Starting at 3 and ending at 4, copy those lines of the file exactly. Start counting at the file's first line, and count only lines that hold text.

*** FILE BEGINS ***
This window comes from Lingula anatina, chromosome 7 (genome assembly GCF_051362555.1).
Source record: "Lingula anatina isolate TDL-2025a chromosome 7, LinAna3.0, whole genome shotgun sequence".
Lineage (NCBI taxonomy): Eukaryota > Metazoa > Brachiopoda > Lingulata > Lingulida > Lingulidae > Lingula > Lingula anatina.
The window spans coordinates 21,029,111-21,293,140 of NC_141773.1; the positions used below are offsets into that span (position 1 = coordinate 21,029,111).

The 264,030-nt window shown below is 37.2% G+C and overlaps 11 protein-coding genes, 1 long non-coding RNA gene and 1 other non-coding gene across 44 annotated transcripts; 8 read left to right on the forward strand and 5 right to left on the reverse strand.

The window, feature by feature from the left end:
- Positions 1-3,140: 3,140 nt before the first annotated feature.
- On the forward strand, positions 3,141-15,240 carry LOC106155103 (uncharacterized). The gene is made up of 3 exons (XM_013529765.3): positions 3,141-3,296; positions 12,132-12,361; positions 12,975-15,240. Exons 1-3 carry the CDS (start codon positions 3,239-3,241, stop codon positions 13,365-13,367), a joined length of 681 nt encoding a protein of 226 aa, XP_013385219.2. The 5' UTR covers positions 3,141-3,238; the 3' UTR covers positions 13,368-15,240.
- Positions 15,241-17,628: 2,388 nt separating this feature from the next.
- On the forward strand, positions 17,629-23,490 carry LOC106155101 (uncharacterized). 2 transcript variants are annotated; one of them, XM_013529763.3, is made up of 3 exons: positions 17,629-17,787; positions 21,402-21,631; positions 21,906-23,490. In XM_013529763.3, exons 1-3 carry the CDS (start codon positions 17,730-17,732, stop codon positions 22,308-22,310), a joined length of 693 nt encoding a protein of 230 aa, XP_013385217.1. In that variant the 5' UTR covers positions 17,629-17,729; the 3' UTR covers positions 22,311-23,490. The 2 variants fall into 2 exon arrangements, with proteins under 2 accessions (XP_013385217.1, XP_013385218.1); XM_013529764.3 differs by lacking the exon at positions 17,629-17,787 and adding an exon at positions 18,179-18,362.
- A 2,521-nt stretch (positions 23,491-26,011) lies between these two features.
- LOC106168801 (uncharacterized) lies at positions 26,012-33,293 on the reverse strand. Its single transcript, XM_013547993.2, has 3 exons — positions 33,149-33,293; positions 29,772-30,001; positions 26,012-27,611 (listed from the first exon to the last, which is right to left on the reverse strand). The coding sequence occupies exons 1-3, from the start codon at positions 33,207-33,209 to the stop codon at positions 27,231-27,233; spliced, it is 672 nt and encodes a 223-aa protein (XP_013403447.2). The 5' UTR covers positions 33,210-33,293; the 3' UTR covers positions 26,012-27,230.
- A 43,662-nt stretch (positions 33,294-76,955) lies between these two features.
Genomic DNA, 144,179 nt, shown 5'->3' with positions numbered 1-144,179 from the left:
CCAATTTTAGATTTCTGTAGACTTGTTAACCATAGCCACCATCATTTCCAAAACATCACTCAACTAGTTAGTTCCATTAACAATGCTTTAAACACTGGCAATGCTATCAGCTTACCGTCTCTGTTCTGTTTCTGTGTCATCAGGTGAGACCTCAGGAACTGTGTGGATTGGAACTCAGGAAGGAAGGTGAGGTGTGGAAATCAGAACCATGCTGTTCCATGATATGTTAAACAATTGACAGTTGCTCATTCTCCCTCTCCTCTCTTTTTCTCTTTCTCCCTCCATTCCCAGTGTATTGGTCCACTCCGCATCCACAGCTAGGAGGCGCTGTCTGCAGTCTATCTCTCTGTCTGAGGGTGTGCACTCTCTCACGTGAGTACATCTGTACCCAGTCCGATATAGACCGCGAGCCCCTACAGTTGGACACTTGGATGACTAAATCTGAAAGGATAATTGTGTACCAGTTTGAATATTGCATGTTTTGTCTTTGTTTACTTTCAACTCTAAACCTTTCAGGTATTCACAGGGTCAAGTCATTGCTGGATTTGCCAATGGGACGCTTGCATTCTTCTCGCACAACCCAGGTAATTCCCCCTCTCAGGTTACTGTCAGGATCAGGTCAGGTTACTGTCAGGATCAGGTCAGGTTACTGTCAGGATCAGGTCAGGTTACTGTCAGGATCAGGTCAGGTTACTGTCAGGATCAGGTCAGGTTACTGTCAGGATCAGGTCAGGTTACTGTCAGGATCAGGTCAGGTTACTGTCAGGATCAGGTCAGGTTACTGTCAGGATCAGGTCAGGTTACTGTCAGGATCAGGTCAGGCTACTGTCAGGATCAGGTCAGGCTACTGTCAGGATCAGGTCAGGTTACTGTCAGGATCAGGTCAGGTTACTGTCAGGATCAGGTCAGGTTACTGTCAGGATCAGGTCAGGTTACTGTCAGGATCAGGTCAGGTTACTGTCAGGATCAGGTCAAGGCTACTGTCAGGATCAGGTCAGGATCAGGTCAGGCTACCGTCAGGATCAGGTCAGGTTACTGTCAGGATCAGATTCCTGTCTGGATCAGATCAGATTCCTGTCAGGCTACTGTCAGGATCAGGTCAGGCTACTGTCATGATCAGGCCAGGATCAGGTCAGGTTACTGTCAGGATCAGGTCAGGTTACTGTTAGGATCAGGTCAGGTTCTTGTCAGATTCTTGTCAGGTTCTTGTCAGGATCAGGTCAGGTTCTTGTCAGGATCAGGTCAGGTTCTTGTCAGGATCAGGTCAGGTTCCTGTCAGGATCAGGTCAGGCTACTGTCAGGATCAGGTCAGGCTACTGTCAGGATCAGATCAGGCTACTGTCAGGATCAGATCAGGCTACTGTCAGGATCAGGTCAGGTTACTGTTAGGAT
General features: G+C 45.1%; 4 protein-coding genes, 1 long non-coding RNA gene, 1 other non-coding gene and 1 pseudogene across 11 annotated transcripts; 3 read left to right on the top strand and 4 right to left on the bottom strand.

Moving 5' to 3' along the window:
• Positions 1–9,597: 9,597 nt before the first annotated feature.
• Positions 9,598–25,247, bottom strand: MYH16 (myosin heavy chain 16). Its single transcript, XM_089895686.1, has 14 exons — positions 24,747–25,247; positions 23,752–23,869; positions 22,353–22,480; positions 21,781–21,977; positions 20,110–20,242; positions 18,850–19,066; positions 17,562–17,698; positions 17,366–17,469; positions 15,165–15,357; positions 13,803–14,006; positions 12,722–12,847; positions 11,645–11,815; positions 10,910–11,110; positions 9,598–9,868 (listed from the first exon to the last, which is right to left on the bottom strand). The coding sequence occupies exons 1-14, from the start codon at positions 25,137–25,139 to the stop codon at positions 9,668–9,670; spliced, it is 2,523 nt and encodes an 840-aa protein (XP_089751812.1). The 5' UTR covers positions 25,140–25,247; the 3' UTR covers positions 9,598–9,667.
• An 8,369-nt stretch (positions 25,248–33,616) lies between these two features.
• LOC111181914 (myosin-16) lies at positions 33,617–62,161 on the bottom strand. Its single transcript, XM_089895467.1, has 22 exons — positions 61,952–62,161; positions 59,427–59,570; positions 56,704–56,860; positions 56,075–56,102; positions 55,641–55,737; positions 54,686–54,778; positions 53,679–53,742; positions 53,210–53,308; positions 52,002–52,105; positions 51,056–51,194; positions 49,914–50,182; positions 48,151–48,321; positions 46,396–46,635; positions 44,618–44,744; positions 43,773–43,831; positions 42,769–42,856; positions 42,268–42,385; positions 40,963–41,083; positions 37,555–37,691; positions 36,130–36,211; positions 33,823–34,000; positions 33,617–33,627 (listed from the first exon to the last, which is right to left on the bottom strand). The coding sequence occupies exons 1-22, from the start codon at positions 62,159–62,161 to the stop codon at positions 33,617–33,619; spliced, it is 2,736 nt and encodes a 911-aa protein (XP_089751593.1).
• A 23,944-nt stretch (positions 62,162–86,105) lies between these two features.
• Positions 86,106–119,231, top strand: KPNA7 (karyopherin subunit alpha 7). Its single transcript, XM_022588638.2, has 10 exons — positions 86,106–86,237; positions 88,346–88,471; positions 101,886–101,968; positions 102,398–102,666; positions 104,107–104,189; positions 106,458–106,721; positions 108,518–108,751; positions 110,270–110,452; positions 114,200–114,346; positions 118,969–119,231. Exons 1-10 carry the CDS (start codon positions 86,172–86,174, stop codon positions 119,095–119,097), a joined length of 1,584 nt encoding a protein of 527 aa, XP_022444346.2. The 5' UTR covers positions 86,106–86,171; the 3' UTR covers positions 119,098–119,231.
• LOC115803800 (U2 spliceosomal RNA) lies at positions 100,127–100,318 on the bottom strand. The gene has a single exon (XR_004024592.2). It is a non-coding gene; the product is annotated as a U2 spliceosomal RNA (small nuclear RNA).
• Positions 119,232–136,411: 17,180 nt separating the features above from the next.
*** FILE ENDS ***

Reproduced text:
Lineage (NCBI taxonomy): Eukaryota > Metazoa > Brachiopoda > Lingulata > Lingulida > Lingulidae > Lingula > Lingula anatina.
The window spans coordinates 21,029,111-21,293,140 of NC_141773.1; the positions used below are offsets into that span (position 1 = coordinate 21,029,111).